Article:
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Sumner Locke Elliott Sumner Locke Elliott i(A56794 works by) (a.k.a. Sumner Locke Elliott; Sumner Locke-Elliott)
Born: Established: 17 Oct 1917 Sydney, New South Wales, ; Died: Ceased: 23 Jun 1991 New York (City), New York (State),
United States of America (USA),

Gender: Male
Expatriate assertion Departed from Australia: Jul 1948
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A highly regarded author and playwright, Sumner Locke Elliott was the son of the writer Sumner Locke and the freelance journalist Henry Logan Elliott. The day after his birth Locke Elliott's mother died, leaving her son to be raised by several aunts. The situation resulted in a fierce custody battle which was only resolved when he was about ten years old. The impact of this childhood experience was to later resurface in the author's writing, particularly in his most 'overtly autobiographical' novel, Careful, He Might Hear You .

In 1934, then aged 13, Locke Elliott began what was to become a 12 years association with George Edwards and Nell Stirling of George Edwards Productions. Initially paid £7.50 a week, he played juvenile roles in their various radio productions, while also undertaking odd jobs such as running errands and marking up scripts. He eventually helped write some of the scripts for their children's programme, David and Dawn ('Man with 1,000 Voices'. After leaving school he established his credentials within the broader radio and theatre industries as a writer, actor and director 'in the traditions of Noel Coward and the fashionable drama of the 1930s' (ctd Companion to Theatre in Australia, p.202). He also became a member of Sydney's Independent Theatre, where seven of his early plays were produced.

Serving with the Australian Army during Word War II, Locke Elliott's war time experiences are detailed in the play Rusty Bugles; first performed in 1948, the play was originally banned because of its realistic portrayal of army life in Australia's northern frontier.

In 1948 Locke Elliott emigrated to the United States where he was to remain for most of his adult life. He settled in New York, eventually became an American citizen in 1955, and apart from one brief visit did not return to Australia for any length of time until 1974. Working for both CBS and NBC, he gained prominence [developing a career] writing dramas for American television, producing more than fifty screenplays for this medium. Sumner Locke Elliot's American screen writing career included the famous adaptations of stage plays The Women by Clare Booth Luce and J.M. Barrie's Peter Pan as well as the novel The Prisoner of Zenda.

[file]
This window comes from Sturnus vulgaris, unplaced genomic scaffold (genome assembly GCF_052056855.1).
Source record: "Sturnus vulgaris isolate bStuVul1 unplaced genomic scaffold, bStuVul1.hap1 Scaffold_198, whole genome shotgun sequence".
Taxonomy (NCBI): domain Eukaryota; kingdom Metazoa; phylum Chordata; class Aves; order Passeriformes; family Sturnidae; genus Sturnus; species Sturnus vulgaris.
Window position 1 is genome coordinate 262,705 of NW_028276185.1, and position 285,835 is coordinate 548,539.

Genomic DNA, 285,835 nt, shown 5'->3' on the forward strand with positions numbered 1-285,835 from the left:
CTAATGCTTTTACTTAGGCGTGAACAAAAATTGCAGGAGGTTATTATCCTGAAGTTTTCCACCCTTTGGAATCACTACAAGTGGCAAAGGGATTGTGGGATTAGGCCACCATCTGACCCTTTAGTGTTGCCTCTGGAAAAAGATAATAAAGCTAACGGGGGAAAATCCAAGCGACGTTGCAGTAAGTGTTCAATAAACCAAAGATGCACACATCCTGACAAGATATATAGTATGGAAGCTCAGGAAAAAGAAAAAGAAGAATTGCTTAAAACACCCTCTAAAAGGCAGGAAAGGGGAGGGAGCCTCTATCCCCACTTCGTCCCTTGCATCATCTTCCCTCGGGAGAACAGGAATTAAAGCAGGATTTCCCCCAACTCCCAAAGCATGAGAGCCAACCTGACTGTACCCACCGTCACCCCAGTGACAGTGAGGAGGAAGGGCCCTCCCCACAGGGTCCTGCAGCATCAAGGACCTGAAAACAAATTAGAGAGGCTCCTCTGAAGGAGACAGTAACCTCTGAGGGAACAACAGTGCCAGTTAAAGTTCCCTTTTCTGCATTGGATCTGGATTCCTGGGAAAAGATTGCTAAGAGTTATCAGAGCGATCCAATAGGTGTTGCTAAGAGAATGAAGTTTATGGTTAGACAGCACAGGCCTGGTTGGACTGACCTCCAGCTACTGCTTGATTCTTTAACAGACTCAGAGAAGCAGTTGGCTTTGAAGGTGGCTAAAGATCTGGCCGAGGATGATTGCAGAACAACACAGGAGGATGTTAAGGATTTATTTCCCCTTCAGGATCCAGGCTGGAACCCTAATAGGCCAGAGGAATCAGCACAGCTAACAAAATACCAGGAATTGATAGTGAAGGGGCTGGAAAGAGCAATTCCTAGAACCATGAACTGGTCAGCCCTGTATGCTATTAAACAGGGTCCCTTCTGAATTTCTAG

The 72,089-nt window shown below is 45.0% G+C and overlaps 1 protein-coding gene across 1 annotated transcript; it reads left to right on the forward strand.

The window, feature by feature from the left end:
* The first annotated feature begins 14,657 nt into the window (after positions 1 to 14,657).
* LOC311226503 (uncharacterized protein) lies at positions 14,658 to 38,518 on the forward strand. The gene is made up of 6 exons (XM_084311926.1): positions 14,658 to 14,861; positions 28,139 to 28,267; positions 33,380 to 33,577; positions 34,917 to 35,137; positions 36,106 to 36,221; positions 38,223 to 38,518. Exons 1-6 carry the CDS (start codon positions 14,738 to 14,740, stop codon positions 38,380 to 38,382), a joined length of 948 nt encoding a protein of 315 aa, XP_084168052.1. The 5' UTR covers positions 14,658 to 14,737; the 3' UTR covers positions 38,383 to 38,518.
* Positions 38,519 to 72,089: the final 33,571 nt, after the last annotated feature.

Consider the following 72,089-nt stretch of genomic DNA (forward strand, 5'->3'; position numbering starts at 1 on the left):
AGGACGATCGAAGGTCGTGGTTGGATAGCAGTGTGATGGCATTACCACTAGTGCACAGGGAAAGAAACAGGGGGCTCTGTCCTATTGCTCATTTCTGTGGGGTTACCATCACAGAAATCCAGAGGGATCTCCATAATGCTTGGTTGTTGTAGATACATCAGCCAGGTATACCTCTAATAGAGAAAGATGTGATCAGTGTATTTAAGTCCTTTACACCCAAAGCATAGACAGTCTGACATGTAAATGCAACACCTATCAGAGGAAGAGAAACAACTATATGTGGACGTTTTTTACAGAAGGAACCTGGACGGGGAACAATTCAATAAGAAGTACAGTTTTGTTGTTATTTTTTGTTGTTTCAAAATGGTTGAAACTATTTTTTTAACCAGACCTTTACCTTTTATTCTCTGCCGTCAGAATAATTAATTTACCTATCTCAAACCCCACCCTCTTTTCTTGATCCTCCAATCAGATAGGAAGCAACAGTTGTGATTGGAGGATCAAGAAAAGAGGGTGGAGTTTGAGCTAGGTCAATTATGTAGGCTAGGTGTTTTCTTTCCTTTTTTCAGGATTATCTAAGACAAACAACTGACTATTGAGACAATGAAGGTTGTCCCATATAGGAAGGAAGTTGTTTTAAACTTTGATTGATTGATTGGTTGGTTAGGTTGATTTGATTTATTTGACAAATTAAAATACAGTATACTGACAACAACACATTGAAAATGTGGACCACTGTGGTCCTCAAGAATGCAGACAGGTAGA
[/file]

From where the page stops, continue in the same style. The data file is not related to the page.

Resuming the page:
Locke Elliott was a prodigious writer with an output which far exceeded his reputation as a novelist. His ten novels (six of which contain Australian settings/content) nevertheless provide the core of his published oeuvre, and particularly for 'Australian readers', the 'outstanding feature' of many of these works 'is the re-creation of the distinctive flavour of the national life of the 1930s and 1940s'. Following his death in 1991, the Sydney Morning Herald paid tribute to this aspect of Locke Elliott's, noting that that even 'after taking American citizenship he remained one of the supreme expatriates of his generation, writing of his old country through memory and from a great distance.'

Most Referenced Works


  • Untraced Works

    Because early television is something of a transient medium, some of the stand-alone episodes/telemovies with which Locke Elliott's name is associated cannot be traced. These are listed below:

    'The Trap', Studio One (anthology series), CBS, 1950.

    Listed in some sources as an adaptation penned by Locke Elliott, but this episode itself cannot be confirmed (and therefore neither can authorship).

    'Old Jim's Second Woman', The Web (anthology series), CBS, 1951.

    Sometimes given as 'Old Jim's Second Woman'. Aired in July 1951, but cannot be confirmed as Locke Elliott's work at this stage.

    'The Rose Garden', Suspense (anthology series), C.B.S., 1951.

    Some sources list this as an adaptation by Sumner Locke Elliott from an untraced source. Some list it as an adaptation by Antony Ellis of an untraced short story by Sumner Locke Elliott. The details have so far not been confirmed.

Personal Awards

Awards for Works

y separately published work icon Careful, He Might Hear You London : Gollancz , 1963 Z256618 1963 single work novel (taught in 2 units)
— Appears in: Reader's Digest Condensed Books : Volume One, 1964, Winter Selections 1963;

'It’s the Great Depression. Six-year-old PS is an orphan. He lives in Sydney with his Aunt Lila. But all that is about to change. Now his Aunt Vanessa has decided to take proper care of him.

'Careful, He Might Hear You is one of the most extraordinary portraits of childhood in Australian fiction.' (Publication summary : Text Classics)

1963 winner Miles Franklin Literary Award

Known archival holdings

Albinski 59
Last amended 29 Oct 2015 10:58:55
See Also
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